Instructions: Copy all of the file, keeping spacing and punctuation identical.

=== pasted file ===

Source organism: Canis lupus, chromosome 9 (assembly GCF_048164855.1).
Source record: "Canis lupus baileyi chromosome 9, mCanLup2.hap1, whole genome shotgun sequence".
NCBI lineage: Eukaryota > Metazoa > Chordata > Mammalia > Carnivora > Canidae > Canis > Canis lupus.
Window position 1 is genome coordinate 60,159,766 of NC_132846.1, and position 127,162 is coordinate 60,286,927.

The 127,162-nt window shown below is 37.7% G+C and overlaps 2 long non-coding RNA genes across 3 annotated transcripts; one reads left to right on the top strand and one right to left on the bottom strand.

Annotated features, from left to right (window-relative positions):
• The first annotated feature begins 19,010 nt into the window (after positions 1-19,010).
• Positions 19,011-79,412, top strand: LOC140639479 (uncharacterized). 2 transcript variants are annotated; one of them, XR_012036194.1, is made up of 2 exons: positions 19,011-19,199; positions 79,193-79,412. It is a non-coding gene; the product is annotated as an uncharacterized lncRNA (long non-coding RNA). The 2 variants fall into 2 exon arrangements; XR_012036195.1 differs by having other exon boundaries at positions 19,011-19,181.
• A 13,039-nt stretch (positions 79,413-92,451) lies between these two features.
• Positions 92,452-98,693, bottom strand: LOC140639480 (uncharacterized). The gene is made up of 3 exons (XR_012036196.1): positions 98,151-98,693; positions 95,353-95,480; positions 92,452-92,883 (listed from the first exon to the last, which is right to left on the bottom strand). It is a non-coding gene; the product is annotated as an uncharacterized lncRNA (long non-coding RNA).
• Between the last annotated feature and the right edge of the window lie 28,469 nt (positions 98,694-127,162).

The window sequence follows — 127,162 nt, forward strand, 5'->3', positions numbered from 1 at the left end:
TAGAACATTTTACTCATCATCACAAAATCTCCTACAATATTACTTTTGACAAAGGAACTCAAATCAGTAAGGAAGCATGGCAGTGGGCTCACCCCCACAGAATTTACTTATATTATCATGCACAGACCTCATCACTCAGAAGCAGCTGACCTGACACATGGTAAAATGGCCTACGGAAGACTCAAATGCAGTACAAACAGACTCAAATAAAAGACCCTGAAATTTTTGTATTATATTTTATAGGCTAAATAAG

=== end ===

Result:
Source organism: Canis lupus, chromosome 9 (assembly GCF_048164855.1).
Source record: "Canis lupus baileyi chromosome 9, mCanLup2.hap1, whole genome shotgun sequence".
NCBI lineage: Eukaryota > Metazoa > Chordata > Mammalia > Carnivora > Canidae > Canis > Canis lupus.
Window position 1 is genome coordinate 60,159,766 of NC_132846.1, and position 127,162 is coordinate 60,286,927.

The 127,162-nt window shown below is 37.7% G+C and overlaps 2 long non-coding RNA genes across 3 annotated transcripts; one reads left to right on the top strand and one right to left on the bottom strand.

Annotated features, from left to right (window-relative positions):
• The first annotated feature begins 19,010 nt into the window (after positions 1-19,010).
• Positions 19,011-79,412, top strand: LOC140639479 (uncharacterized). 2 transcript variants are annotated; one of them, XR_012036194.1, is made up of 2 exons: positions 19,011-19,199; positions 79,193-79,412. It is a non-coding gene; the product is annotated as an uncharacterized lncRNA (long non-coding RNA). The 2 variants fall into 2 exon arrangements; XR_012036195.1 differs by having other exon boundaries at positions 19,011-19,181.
• A 13,039-nt stretch (positions 79,413-92,451) lies between these two features.
• Positions 92,452-98,693, bottom strand: LOC140639480 (uncharacterized). The gene is made up of 3 exons (XR_012036196.1): positions 98,151-98,693; positions 95,353-95,480; positions 92,452-92,883 (listed from the first exon to the last, which is right to left on the bottom strand). It is a non-coding gene; the product is annotated as an uncharacterized lncRNA (long non-coding RNA).
• Between the last annotated feature and the right edge of the window lie 28,469 nt (positions 98,694-127,162).

The window sequence follows — 127,162 nt, forward strand, 5'->3', positions numbered from 1 at the left end:
TAGAACATTTTACTCATCATCACAAAATCTCCTACAATATTACTTTTGACAAAGGAACTCAAATCAGTAAGGAAGCATGGCAGTGGGCTCACCCCCACAGAATTTACTTATATTATCATGCACAGACCTCATCACTCAGAAGCAGCTGACCTGACACATGGTAAAATGGCCTACGGAAGACTCAAATGCAGTACAAACAGACTCAAATAAAAGACCCTGAAATTTTTGTATTATATTTTATAGGCTAAATAAG